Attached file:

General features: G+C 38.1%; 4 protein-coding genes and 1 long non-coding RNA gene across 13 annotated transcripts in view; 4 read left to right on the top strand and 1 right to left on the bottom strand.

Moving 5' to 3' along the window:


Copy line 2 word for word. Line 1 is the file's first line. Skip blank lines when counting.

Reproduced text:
Moving 5' to 3' along the window: